AB - Outcomes on the modified Rankin Scale (mRS) are commonly used to guide and evaluate the management of unruptured intracranial aneurysms (uIA). However, the mRS is unlikely to measure all the relevant aspects of the clinical health of a patient. The current study therefore investigated the relationship between the mRS and additional measures of outcome. Between January 2011 and January 2016 patients with a new diagnosis of uIA were prospectively examined at referral and 12-month follow-up. Assessment included the Physical and Mental Component Scores of the Short Form 36 (SF-36), the computerized driver screening instrument DriveSafe (DS), and the mRS. Minimally Important Change (MIC) for each outcome measure was used to identify adverse outcomes for individual patients. A total of 128 patients (98 surgery; 30 untreated) completed the minimal dataset for analysis. In the surgical group, 6% (95% CI 3–14%) experienced morbidity at 12-months, as defined by the MIC for mRS. This risk rate increased to 51% (95% CI 41–61%) when defined as an MIC on any outcome. A combined MIC also identified a downgrade in outcomes, not detectable on the mRS, in 42% (95% CI 26–61%) of untreated patients. Correlation and regression analyses were unable to identify any significant relationships between the different outcomes instruments. In sum, there were considerably more adverse outcomes reported by quality of life (SF-36) and functional (DS) instruments than by the mRS for either treated or untreated uIA. To obtain a more complete representation of patient outcomes requires administration of a multi-dimensional assessment.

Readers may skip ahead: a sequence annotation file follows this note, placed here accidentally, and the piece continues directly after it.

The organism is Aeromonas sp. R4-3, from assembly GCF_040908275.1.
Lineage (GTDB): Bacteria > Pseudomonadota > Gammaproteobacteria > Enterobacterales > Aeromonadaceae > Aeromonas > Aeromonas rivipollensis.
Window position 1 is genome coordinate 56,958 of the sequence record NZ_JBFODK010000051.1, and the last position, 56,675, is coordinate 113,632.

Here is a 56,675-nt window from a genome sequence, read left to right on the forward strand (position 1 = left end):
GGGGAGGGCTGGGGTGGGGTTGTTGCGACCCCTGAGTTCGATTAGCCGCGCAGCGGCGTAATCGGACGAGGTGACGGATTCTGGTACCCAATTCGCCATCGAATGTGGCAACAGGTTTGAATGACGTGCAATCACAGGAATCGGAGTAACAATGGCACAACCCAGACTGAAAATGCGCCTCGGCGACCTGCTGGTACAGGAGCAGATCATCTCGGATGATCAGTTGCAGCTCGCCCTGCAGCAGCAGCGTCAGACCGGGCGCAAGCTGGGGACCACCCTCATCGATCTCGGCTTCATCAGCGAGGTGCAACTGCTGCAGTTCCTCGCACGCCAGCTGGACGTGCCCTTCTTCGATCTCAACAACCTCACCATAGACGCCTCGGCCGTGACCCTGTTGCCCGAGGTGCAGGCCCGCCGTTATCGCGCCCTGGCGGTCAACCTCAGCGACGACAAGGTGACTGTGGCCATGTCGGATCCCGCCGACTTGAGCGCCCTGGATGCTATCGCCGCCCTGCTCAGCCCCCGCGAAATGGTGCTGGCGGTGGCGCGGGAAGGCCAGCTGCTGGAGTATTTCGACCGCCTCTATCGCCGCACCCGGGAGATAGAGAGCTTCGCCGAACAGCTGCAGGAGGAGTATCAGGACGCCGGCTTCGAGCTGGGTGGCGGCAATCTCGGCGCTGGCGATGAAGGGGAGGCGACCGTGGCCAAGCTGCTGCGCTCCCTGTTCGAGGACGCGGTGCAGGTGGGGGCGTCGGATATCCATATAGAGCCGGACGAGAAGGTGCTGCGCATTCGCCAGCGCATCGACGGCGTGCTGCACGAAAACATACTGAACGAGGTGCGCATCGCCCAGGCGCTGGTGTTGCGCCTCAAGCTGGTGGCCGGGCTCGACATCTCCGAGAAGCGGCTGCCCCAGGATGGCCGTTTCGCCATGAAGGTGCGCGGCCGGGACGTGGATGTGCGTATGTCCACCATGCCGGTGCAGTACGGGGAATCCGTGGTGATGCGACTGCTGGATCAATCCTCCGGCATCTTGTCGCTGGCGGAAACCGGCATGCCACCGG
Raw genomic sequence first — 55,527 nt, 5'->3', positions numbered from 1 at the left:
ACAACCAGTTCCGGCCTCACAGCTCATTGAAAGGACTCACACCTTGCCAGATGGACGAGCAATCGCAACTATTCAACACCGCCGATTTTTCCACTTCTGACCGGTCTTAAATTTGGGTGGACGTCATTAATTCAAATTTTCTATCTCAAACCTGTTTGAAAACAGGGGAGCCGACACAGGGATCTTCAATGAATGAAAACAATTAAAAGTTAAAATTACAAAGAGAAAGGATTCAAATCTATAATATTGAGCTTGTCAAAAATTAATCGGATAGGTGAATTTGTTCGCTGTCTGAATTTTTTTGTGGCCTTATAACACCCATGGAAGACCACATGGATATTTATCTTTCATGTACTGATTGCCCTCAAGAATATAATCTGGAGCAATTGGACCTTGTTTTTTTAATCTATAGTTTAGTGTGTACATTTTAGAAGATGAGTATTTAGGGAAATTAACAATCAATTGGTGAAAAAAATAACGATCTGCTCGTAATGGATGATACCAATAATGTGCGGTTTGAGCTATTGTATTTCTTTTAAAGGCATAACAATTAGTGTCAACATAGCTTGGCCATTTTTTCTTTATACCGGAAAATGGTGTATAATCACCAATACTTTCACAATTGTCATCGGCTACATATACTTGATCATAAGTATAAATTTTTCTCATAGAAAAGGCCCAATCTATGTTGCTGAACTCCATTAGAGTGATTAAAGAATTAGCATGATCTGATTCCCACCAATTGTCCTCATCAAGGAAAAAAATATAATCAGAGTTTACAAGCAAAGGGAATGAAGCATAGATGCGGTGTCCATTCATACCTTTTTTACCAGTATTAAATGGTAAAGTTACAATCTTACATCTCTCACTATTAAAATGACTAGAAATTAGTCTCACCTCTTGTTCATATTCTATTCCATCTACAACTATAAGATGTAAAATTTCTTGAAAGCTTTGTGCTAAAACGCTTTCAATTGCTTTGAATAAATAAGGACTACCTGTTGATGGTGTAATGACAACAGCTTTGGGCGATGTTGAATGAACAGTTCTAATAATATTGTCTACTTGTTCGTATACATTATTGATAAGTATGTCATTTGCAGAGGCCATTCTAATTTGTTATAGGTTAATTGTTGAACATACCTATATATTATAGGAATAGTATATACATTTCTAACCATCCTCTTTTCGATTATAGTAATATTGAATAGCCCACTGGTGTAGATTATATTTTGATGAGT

KW - Disability evaluation

KW - Intracranial aneurysm

KW - Neurosurgical procedures

KW - Outcome assessment

KW - Quality of life

UR - http://www.scopus.com/inward/record.url?scp=85055144753&partnerID=8YFLogxK

U2 - 10.1016/j.jocn.2018.10.064

DO - 10.1016/j.jocn.2018.10.064

M3 - Article

VL - 58

SP - 56

EP - 63

JO - Journal of clinical neuroscience : official journal of the Neurosurgical Society of Australasia

JF - Journal of clinical neuroscience : official journal of the Neurosurgical Society of Australasia

SN - 0967-5868

ER -